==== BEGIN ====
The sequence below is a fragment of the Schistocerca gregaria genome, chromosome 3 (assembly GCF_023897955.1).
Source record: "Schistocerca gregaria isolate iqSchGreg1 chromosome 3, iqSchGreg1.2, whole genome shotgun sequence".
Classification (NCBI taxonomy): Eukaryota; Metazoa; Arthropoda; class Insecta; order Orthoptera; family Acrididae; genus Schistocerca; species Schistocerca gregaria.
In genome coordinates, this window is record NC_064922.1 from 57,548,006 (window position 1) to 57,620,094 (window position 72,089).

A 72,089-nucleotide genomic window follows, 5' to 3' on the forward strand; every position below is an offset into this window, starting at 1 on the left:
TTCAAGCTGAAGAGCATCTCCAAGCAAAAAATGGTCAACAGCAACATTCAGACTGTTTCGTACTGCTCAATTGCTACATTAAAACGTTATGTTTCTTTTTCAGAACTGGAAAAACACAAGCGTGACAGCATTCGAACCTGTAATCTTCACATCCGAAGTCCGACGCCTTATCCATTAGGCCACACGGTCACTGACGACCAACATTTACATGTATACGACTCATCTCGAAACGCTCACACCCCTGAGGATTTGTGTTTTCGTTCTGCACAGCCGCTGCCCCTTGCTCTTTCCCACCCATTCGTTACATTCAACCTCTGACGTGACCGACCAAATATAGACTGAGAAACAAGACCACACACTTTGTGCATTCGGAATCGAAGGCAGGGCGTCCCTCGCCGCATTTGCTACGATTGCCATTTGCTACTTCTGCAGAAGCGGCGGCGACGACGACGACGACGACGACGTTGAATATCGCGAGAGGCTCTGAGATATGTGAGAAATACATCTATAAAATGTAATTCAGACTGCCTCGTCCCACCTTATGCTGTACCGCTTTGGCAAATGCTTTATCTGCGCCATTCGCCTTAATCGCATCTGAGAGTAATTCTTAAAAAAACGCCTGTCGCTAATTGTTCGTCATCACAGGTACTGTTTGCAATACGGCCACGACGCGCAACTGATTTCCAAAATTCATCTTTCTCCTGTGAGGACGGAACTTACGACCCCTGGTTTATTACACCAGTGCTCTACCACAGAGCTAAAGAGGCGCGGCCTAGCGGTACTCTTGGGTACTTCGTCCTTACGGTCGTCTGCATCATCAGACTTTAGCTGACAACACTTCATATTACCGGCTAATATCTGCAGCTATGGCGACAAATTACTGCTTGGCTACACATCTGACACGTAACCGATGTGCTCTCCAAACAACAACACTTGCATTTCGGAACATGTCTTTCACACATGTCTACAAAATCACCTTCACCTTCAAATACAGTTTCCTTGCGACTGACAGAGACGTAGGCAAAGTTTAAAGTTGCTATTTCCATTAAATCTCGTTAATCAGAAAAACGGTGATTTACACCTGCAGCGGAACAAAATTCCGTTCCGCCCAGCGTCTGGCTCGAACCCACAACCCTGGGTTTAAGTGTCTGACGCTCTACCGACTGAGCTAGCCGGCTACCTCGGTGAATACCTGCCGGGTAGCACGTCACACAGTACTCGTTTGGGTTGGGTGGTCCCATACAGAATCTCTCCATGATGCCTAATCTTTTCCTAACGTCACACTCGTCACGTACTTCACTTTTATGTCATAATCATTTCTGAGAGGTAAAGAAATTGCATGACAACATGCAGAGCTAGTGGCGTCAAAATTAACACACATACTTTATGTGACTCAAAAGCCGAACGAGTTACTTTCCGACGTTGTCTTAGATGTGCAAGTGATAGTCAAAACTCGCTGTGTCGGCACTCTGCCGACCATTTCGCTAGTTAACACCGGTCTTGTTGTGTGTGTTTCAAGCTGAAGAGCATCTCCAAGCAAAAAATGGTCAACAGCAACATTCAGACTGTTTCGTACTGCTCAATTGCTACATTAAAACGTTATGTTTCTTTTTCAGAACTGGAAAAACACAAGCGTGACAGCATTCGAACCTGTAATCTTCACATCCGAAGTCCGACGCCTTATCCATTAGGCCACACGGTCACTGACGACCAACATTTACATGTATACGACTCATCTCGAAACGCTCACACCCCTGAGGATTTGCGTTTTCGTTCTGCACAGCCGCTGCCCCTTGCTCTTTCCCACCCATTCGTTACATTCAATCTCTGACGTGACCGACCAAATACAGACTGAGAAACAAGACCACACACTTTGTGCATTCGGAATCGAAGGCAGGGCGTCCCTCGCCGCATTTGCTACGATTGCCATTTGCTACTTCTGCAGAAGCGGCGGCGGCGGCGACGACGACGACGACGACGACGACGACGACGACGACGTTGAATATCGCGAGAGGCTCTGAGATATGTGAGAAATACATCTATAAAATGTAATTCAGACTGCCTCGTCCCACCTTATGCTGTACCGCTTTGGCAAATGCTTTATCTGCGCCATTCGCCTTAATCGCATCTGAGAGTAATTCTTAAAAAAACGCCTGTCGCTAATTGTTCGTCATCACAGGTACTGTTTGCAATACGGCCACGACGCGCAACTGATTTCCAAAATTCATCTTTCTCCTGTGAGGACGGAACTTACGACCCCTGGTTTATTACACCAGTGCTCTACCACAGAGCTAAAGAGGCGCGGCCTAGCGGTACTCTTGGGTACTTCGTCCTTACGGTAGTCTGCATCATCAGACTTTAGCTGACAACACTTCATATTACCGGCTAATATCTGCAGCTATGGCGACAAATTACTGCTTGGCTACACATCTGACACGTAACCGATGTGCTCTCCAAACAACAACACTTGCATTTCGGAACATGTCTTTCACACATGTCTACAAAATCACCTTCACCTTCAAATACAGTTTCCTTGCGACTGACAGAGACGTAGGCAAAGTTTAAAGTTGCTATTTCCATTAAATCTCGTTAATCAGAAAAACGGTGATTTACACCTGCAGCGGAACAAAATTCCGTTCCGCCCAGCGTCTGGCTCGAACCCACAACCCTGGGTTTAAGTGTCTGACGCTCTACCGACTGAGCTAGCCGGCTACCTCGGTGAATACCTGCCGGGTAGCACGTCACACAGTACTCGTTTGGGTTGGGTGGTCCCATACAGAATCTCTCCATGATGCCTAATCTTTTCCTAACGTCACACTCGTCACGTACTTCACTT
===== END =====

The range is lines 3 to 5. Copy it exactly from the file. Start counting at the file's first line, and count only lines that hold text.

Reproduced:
Classification (NCBI taxonomy): Eukaryota; Metazoa; Arthropoda; class Insecta; order Orthoptera; family Acrididae; genus Schistocerca; species Schistocerca gregaria.
In genome coordinates, this window is record NC_064922.1 from 57,548,006 (window position 1) to 57,620,094 (window position 72,089).

A 72,089-nucleotide genomic window follows, 5' to 3' on the forward strand; every position below is an offset into this window, starting at 1 on the left: